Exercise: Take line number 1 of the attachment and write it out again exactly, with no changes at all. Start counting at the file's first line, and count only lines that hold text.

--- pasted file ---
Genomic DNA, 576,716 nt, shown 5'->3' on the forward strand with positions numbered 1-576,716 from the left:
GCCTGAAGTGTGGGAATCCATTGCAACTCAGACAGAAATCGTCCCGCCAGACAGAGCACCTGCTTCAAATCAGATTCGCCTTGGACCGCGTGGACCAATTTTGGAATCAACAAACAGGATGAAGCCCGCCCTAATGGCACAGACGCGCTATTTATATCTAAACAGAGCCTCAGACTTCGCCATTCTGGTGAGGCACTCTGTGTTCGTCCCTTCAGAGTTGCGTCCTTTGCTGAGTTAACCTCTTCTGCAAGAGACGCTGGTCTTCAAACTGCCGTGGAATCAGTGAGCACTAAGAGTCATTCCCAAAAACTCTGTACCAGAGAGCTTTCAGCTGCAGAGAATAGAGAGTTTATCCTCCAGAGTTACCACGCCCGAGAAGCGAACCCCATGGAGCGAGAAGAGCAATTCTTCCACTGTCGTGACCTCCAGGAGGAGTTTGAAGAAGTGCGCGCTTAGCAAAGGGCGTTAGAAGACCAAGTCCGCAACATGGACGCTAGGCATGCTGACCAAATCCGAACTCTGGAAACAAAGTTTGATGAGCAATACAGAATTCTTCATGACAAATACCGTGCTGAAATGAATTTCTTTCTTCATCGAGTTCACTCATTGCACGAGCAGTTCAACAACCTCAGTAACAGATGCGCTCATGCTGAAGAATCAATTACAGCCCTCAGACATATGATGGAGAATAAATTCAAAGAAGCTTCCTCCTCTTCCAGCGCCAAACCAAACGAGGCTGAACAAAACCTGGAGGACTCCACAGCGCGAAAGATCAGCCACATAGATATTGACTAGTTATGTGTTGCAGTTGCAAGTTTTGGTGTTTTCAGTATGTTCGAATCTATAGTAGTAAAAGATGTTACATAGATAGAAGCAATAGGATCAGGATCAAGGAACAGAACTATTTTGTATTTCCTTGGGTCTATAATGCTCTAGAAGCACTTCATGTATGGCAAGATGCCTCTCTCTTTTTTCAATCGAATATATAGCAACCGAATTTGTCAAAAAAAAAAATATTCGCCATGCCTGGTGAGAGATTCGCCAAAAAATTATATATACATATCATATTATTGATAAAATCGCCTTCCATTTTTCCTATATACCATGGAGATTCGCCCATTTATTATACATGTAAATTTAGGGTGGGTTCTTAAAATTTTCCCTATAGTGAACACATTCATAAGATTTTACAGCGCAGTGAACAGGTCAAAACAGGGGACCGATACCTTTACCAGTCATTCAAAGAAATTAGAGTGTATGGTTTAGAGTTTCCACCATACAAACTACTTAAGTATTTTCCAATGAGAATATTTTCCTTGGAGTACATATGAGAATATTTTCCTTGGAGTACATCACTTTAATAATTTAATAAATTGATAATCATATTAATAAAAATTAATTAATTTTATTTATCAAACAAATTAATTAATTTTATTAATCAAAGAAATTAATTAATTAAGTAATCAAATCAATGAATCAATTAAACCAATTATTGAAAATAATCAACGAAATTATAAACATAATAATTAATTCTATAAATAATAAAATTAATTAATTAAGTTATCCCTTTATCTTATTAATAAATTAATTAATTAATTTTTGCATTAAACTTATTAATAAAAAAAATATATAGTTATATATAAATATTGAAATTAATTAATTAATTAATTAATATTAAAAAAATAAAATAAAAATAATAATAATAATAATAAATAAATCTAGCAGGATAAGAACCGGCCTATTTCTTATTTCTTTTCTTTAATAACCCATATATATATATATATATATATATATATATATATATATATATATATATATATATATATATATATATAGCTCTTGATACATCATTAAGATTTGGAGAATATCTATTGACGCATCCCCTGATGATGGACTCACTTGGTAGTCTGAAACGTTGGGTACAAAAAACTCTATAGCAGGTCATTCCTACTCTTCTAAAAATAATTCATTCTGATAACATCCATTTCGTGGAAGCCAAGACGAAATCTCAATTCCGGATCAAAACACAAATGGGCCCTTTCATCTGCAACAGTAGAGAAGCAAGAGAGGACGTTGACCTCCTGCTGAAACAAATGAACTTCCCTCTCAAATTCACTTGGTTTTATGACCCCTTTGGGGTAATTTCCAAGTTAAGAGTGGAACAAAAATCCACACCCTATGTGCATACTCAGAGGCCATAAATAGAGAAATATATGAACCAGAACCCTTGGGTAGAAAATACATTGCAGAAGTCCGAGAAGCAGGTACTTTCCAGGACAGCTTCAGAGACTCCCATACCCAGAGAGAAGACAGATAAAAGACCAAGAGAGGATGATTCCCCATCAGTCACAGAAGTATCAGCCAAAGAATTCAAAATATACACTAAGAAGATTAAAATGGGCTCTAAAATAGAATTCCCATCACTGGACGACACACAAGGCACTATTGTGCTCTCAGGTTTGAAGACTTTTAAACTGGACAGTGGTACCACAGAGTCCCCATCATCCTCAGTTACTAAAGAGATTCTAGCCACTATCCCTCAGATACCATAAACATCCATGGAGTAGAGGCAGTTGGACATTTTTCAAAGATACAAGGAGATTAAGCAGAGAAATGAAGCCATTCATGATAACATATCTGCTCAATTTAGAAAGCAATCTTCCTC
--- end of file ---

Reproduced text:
Genomic DNA, 576,716 nt, shown 5'->3' on the forward strand with positions numbered 1-576,716 from the left: